The last step to remove the clutter from your finances for the summer is to shred! This is my favorite part of the process! How many credit card offers do you have lying around? How about miscellaneous bills from the past 2 years? Take the time to go through all your documents that contain sensitive data and shred the ones that you no longer need. Experts recommend that financial documents that pertain to tax filing be kept for 7 years. Bank statements may be kept for a few years – but only if they’re not available online.

If you are afraid of completely getting rid of documents, then consider scanning them to your computer or an external hard drive.  Not only will it free up space in your house, it will also provide peace of mind.  In the event of a break-in or fire, your documents will still be safe.

When is the last time you decluttered your finances? Please share your tips below.

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Comments 12

  1. Hi Tia! Checking your statements is SO important and when you are busy, it is so easy to NOT do! We found a $350 error on an insurance policy too (for a landlord policy). It happened last year too – same policy! (I did call them and they were so polite – but clearly never fixed the issue!) We could have lost $700 if we weren’t careful – and when you are busy and have lots of accounts/charges – we definitely could have overlooked it! (Especially if we were paying auto-pay monthly!) Thanks for your other great thoughts here too!

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    Checking statements is super-important. Even if there isn’t an error, you can learn that a promotion has timed out and the cost has increased, so it’s time to renegotiate.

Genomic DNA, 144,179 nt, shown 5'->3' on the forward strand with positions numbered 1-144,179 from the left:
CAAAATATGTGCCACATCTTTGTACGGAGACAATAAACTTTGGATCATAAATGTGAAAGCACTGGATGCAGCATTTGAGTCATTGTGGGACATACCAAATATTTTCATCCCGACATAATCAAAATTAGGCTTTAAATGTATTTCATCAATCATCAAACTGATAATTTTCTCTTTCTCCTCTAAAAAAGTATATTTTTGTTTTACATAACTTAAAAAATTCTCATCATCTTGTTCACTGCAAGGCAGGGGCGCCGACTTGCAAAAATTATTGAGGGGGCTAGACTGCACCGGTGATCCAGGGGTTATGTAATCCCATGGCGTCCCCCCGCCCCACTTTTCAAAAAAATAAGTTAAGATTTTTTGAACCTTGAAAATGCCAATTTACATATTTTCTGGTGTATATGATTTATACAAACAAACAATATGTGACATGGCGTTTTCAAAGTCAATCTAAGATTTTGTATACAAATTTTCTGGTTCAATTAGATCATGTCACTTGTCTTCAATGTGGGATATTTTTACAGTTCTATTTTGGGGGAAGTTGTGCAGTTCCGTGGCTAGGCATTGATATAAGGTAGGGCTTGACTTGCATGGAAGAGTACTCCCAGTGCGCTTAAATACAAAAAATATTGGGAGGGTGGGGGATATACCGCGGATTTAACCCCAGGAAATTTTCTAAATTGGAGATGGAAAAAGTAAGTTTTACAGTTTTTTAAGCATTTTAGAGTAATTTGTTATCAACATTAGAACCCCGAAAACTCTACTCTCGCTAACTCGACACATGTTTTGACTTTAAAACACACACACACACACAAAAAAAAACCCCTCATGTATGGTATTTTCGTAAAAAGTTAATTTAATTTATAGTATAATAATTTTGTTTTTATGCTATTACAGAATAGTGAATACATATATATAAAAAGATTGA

3. Awesome that they fixed it quickly! Since the insurance issue happened with me, I scrutinize all my statements to ensure there are no errors!

  4. Great post! I just want to share something I heard on an interview Jessica Moorhouse (Mo Money Podcast) did with Gail Vaz Oxlade. Gail said that when institutions and business make errors, you should tell them you expect the error fixed and what else, in addition , you expect them to do. She said consumers don’t get breaks. We’re late with a credit card payment? Fees usually don’t get waived. We don’t pay the electricity? They turn off your lights and everything else. She said be nice but be confident.

    She used an example of a credit card she received from her bank in which her name was spelled incorrectly. She went to the bank with the card and very nicely stated (not asked) that they were going to correct it and issue her a new card, and they were also going to remove some fee for her troubles. And they did.

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      Thanks for sharing! I love Gail and Jessica 🙂 and this is such good advice. It never hurts to ask, and it can give them an incentive to fix the system that led to the error in the first place.

    2. Awesome, Mrs. Groovy. Thanks so much for sharing that interview! That is a great way to look at it. We don’t get breaks so neither should the business.

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      I just wish there was a way to do this that didn’t put a blameless employee in a tough spot and make him/her suffer for the company’s mistake. Sometimes they can help, and sometimes they don’t have any authority. I understand that it’s their job, but some of them are just kids and not all customers are nice when mistakes happen.

  5. Great advice! Simplifying can make handling finances so much faster and easier.

    Yes, as has been shown above, checking your statements is so important. My internet discount ran out in May, but I didn’t realize it until the bill had more than doubled on my checking account statement. Thankfully we only paid the higher amount for a month, as we called them to get a discounted rate for another year.

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      Great job catching the increase and negotiating a new discount! Internet prices are all over the place, just like cell phone plans. It can really pay to stay on top of this and shop around.

  6. Yes Amanda! It is so tricky to remember when those discounts run out. I set an alarm on my phone as a reminder to give the provider a call when the discount is almost over.